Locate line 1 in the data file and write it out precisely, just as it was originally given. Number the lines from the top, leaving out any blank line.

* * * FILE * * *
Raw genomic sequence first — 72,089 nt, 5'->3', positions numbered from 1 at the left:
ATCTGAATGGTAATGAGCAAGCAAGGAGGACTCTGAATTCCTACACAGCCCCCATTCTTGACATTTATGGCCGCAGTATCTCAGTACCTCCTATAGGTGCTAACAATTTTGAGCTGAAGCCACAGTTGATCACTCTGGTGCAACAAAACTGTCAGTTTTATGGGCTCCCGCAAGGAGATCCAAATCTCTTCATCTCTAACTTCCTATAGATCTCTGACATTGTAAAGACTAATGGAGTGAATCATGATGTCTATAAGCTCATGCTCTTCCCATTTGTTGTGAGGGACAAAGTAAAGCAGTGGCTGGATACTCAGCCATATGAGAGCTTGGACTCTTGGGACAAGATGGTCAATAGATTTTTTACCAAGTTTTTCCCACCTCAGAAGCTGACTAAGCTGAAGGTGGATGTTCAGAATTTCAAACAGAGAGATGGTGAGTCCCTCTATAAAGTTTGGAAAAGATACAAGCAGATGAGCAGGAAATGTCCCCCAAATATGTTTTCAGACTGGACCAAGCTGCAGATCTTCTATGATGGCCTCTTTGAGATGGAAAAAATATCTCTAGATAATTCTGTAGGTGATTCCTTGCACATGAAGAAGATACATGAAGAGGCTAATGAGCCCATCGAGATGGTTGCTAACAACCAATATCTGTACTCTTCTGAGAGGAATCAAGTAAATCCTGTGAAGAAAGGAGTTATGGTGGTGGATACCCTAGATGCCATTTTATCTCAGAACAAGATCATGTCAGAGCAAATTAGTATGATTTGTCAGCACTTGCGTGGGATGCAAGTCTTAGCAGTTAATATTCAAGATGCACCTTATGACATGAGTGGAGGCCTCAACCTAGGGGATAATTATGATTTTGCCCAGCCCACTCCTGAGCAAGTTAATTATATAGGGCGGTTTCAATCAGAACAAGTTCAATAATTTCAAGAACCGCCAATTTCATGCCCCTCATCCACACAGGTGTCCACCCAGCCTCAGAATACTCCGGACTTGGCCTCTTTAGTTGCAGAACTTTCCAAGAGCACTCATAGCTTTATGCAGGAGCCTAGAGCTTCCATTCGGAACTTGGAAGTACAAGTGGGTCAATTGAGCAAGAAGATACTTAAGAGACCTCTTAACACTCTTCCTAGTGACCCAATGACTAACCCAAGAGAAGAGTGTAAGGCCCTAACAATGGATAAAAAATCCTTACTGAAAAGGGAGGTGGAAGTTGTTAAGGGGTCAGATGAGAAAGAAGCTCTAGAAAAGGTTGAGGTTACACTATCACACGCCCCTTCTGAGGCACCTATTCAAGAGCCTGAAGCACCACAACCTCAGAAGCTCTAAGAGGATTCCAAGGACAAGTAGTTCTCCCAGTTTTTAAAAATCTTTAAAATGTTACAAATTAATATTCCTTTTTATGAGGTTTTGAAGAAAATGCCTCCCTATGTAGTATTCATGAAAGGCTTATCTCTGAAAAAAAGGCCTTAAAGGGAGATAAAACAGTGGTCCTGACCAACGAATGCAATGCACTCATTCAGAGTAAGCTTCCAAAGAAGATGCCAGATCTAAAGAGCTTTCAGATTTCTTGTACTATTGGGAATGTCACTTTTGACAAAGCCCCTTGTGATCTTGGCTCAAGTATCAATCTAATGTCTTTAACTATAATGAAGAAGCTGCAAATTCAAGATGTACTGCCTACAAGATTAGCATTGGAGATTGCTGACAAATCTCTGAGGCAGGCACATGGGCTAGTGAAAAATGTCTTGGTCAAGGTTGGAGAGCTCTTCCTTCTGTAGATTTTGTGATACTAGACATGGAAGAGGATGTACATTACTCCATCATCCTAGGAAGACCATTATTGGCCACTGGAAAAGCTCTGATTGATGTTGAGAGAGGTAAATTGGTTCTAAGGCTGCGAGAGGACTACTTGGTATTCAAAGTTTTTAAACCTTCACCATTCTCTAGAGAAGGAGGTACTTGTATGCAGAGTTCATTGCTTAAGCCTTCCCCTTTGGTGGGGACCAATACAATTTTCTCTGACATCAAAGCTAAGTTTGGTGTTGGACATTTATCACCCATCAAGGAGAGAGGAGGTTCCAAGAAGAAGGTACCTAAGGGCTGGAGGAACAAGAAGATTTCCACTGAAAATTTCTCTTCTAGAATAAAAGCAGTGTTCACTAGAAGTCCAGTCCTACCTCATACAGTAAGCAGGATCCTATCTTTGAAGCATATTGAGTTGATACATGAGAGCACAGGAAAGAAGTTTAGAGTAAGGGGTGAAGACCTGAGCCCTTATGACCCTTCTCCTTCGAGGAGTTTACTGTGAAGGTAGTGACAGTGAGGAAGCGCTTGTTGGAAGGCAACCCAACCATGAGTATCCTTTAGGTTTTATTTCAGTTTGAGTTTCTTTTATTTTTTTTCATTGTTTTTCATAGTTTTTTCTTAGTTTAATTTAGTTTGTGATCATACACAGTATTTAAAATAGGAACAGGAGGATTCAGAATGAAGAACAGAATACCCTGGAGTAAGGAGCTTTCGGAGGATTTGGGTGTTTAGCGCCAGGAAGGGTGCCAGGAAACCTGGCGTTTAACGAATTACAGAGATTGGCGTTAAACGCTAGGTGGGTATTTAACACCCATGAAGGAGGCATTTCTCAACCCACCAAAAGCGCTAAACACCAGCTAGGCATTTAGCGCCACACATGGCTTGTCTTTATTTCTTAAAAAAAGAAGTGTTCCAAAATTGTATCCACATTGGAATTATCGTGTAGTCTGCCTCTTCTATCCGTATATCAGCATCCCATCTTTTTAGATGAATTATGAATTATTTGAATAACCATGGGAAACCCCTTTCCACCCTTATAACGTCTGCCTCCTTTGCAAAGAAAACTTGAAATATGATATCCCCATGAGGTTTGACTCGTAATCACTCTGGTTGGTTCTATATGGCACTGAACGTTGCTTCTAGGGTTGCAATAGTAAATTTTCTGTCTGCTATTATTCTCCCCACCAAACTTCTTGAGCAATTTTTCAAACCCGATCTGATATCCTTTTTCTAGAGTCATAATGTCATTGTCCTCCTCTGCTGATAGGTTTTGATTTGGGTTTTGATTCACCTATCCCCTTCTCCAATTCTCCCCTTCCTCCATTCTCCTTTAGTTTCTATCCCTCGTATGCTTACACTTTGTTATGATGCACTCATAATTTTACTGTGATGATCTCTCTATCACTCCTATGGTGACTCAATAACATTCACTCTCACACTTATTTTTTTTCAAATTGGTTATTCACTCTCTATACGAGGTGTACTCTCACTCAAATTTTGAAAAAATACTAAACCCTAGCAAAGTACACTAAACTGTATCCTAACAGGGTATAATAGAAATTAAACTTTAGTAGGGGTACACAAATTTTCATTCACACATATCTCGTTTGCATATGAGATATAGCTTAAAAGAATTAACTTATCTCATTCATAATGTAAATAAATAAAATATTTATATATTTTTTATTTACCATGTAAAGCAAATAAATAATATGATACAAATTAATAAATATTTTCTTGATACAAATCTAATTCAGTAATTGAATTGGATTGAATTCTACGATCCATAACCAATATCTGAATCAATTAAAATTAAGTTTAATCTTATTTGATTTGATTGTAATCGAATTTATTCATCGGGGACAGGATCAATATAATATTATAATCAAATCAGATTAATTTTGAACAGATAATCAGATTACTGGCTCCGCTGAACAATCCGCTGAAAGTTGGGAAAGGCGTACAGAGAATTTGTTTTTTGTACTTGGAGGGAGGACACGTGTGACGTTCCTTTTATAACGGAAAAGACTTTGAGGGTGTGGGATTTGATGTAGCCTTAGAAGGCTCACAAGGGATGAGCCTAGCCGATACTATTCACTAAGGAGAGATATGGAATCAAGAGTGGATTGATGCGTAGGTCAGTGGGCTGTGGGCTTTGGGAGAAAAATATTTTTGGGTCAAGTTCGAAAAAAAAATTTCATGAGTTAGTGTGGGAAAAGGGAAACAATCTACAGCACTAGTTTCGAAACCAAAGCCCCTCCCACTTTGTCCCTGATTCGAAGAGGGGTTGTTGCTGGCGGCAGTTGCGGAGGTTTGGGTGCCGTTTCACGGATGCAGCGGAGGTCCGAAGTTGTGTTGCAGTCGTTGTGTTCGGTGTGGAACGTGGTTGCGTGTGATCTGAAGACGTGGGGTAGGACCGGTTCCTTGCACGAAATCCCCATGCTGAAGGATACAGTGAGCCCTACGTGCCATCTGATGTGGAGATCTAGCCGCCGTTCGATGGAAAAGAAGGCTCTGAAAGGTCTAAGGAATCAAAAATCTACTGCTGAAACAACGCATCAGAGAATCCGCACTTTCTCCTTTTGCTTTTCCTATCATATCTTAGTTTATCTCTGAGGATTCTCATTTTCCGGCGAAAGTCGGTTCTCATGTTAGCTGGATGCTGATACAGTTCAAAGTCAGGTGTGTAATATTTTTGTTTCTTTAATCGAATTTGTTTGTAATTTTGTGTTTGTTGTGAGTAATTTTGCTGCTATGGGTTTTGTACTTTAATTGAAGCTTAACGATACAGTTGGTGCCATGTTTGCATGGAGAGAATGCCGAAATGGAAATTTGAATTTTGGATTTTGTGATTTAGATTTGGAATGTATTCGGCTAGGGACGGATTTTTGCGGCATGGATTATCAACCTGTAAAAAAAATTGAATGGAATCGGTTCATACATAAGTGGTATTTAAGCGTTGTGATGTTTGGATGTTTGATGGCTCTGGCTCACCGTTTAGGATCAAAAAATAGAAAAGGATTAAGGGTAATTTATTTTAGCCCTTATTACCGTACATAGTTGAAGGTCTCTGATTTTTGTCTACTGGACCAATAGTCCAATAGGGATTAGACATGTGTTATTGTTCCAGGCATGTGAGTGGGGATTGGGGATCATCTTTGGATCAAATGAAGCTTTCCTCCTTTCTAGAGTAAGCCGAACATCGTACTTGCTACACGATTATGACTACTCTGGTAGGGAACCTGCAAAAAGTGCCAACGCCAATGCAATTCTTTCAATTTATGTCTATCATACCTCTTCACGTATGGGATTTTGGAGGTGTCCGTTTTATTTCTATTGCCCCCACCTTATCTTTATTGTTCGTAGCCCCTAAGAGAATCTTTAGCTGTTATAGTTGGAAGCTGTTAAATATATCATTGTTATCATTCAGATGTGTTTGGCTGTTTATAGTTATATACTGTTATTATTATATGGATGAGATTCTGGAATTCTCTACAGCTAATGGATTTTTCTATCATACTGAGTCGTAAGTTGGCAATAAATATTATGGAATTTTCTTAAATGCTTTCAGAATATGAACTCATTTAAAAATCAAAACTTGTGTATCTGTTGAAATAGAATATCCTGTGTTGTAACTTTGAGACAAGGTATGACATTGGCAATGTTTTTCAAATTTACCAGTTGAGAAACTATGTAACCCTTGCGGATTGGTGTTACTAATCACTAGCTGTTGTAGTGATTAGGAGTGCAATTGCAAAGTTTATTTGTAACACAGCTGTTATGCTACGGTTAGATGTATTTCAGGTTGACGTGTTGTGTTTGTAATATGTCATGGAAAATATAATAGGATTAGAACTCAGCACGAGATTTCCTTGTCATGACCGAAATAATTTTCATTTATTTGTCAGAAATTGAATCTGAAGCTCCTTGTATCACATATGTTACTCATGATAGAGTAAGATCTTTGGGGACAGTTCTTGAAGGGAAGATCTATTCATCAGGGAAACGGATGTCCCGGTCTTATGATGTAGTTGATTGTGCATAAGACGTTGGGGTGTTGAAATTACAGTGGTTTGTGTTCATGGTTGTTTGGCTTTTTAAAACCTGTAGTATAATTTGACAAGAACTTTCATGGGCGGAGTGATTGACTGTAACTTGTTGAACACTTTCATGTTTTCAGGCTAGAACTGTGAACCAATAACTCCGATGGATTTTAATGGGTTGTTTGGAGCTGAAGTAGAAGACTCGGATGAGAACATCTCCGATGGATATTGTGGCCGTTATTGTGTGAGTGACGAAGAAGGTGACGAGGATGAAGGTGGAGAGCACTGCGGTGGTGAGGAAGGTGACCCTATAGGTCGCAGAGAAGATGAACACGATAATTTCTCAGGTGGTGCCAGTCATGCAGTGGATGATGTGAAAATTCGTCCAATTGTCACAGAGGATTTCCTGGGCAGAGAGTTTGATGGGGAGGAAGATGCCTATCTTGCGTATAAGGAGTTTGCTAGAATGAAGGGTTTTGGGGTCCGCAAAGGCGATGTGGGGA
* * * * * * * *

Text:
Raw genomic sequence first — 72,089 nt, 5'->3', positions numbered from 1 at the left: